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One of the most critical aspects of a strategic battle against the ideology behind Jihad, Islamic supremacism, is an honest definition of the term "civil rights and civil liberties." "Civil rights" are based on the American value of equality that all men and women are created equal a value that Islamic supremacism as an ideology does not embrace. So when federal government agencies claim to be making outreach efforts to organizations that espouse and/or support Islamic supremacist viewpoints, such outreach efforts are actually contrary to America values of "civil rights," not promoting "civil rights."
As I mentioned in my July 2nd article "The Struggle against Jihad and Supremacist Ideologies," the FBI aggressively engaged in a "war of ideas" against white supremacists. The FBI sought no guidance from white supremacist non-violent organizations in that war. It used the FBI COINTELPRO to spy on and disrupt white supremacist groups, and it used contacts in the media to discredit and demoralize white supremacist groups. The FBI did so because the war on white supremacism was a battle to defend equality as an American value itself, and white supremacism was inimical to equality. The war against supremacism was a war for equality as realized through civil rights.
So the July 10, 2008 Congressional Quarterly's (CQ) article "Experts Debate Efficacy of FBI Outreach to CAIR" should raise deep concerns among advocates for civil rights as well as anti-Jihadists. Why would any federal government agency defend outreach to a group whose leaders support Islamic supremacist organizations? The Council on American-Islamic Relations (CAIR) is an unindicted co-conspirator in Holy Land Foundation (HLF) terror trial involving funding and material support to the Hamas Islamic supremacist organization. CAIR's incorporator and current executive director, Nihad Awad, is a documented supporter ("I am in support of the Hamas movement") of the Hamas Islamic supremacist organization. The Islamic supremacist group Hamas has a charter which incorporates the anti-Semitic Protocols of Elders of Zion (in Hamas charter, Article 32), promoted by Adolf Hitler in his Mein Kampf. Moreover, as the Investigative Project on Terrorism (IPT) has pointed out, "CAIR has co-sponsored and taken part in multiple Islamist conferences in the United States." During last summer's HLF trial, the IPT also reported that CAIR was identified by the FBI as part of the Muslim Brotherhood's Palestine Committee; the Muslim Brotherhood is another Islamic supremacist organization whose founder called for the creation of a global Islamic caliphate. The real debate is not on CAIR itself, which IPT has thoroughly documented, but on the whether or not to acknowledge Islamic supremacism as an ideological basis for Jihad.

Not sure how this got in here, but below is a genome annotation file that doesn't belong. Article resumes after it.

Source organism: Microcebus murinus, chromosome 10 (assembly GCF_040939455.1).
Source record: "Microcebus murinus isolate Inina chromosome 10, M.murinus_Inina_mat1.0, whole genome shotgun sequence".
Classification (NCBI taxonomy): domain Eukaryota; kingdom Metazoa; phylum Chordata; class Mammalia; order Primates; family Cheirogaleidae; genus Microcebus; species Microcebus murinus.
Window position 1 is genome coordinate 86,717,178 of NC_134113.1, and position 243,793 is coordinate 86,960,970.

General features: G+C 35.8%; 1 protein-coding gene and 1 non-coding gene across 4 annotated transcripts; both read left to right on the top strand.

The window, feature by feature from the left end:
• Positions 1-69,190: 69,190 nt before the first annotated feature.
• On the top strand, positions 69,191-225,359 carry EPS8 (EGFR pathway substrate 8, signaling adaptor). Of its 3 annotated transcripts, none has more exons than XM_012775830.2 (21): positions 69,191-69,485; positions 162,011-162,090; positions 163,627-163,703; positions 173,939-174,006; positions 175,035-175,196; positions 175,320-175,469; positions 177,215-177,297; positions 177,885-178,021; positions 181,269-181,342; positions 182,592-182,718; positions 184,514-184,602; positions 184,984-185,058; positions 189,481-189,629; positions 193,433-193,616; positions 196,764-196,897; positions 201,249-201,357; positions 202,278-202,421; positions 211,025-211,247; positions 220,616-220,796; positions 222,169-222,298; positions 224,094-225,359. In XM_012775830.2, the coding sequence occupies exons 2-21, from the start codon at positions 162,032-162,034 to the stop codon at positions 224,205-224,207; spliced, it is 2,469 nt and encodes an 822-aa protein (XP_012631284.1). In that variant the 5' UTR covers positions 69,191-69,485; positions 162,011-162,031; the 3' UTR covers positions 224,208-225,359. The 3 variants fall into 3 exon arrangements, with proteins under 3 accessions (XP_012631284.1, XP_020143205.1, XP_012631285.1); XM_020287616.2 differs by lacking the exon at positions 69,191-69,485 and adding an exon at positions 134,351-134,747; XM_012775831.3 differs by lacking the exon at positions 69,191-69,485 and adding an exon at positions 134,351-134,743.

Ignoring the ideological basis of Islamic supremacism in Jihad
prevents an honest debate on such issues, as well as an honest
discussion of civil rights and liberties. Outreach efforts to
pro-supremacist organizations have nothing to do with "civil rights
and liberties," but are part of a more important choice between
employing short-term tactical counterterrorism measures and defending
our national values.
The July 10, 2008 CQ article reports on a Senate Homeland Security panel where the subject of homegrown terrorism was being discussed and testimony was being provided by expert witnesses. In the course of this panel discussion, questions were raised regarding CAIR training efforts to FBI employees. The Hudson Institute's Zeyno Baran was quoted as stating "for months now, FBI agents have been trained by CAIR to be sensitive to Muslims... this is completely self-defeating." Zeyno Baran is also quoted as stating that "the agents are going to be misinformed and they will be overly sensitive and they will not ask certain questions," and later stating that CAIR "does not reflect the Muslim community as a faith community, but as a political group."
Such CAIR efforts to "train" FBI employees were reported by Insight on March 18, 2008: "CAIR trains FBI agents across the country on Islam and how to treat Muslims. CAIR's archived press releases show numerous instances of CAIR representatives training the FBI, as well as the Marine Corps, local law enforcement and government employees."
Such CAIR training for law enforcement has been reported since 2004. In 2004, CAIR's Florida branch, CAIR-FL, was reported to issue a statement that "more than 150 law enforcement agents, including FBI and Joint Terrorism Task Force supervisory personnel" attended a CAIR-led workshop.
In addition, such CAIR "training" has also been provided to Immigration and Customs Enforcement, and CAIR's Ibrahim Hooper has stated that "representatives of CAIR chapters nationwide have met with TSA, Department of Homeland Security (DHS) and Customs and Border Protection (CBP) officials on issues related to cultural sensitivity and national security and the Department of Justice."
The IPT's Steven Emerson also provided the Senate panel with a written statement which concludes on efforts at outreach towards CAIR:
"Despite the known ties of the above mentioned organizations [CAIR, MAS, ISNA] to the Muslim Brotherhood, the U.S. government insists on engaging in 'outreach' and dialogue with them. This has led to an almost comical situation in which one side of the Department of Justice labels CAIR as an unindicted coconspirator in what has been alleged to be the biggest case of terrorist financing in the history of the Republic while the other side of the Department of Justice meets with CAIR officials and attends CAIR conferences in an effort to perform outreach with the Muslim-American community. While it can be argued that outreach with the Muslim-American community is a necessary component to a successful counterterrorism strategy, there is absolutely no reason that this outreach has to go through organizations that ascribe to the ideology of the Muslim Brotherhood. Alternatively, outreach can be performed at the grassroots level and through individuals respected in the Muslim-American community, like doctors and local businessmen, instead of through groups such as CAIR, ISNA, and MAS."
To show the level of disconnect within the federal government on
these groups, while this Senate hearing was being held, the July 11,